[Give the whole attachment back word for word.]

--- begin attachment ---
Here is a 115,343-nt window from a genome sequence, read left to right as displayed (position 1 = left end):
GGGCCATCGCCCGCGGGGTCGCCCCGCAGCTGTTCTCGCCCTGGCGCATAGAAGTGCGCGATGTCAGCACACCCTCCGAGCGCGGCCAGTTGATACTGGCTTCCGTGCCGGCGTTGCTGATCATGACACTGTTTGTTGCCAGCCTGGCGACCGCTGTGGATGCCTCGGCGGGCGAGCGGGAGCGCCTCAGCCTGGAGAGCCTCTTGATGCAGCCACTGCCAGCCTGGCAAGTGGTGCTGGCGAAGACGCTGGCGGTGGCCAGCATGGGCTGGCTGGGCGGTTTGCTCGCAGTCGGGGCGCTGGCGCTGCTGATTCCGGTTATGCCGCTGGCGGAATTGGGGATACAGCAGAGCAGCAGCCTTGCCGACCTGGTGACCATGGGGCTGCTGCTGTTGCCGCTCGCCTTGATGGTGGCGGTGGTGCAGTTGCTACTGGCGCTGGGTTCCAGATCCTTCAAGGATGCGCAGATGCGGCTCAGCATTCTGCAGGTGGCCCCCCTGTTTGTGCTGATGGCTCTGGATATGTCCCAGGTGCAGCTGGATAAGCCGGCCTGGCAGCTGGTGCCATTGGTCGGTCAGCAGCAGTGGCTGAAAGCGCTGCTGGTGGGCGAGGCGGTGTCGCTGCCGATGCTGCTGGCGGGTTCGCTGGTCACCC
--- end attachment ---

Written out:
Here is a 115,343-nt window from a genome sequence, read left to right as displayed (position 1 = left end):
GGGCCATCGCCCGCGGGGTCGCCCCGCAGCTGTTCTCGCCCTGGCGCATAGAAGTGCGCGATGTCAGCACACCCTCCGAGCGCGGCCAGTTGATACTGGCTTCCGTGCCGGCGTTGCTGATCATGACACTGTTTGTTGCCAGCCTGGCGACCGCTGTGGATGCCTCGGCGGGCGAGCGGGAGCGCCTCAGCCTGGAGAGCCTCTTGATGCAGCCACTGCCAGCCTGGCAAGTGGTGCTGGCGAAGACGCTGGCGGTGGCCAGCATGGGCTGGCTGGGCGGTTTGCTCGCAGTCGGGGCGCTGGCGCTGCTGATTCCGGTTATGCCGCTGGCGGAATTGGGGATACAGCAGAGCAGCAGCCTTGCCGACCTGGTGACCATGGGGCTGCTGCTGTTGCCGCTCGCCTTGATGGTGGCGGTGGTGCAGTTGCTACTGGCGCTGGGTTCCAGATCCTTCAAGGATGCGCAGATGCGGCTCAGCATTCTGCAGGTGGCCCCCCTGTTTGTGCTGATGGCTCTGGATATGTCCCAGGTGCAGCTGGATAAGCCGGCCTGGCAGCTGGTGCCATTGGTCGGTCAGCAGCAGTGGCTGAAAGCGCTGCTGGTGGGCGAGGCGGTGTCGCTGCCGATGCTGCTGGCGGGTTCGCTGGTCACCC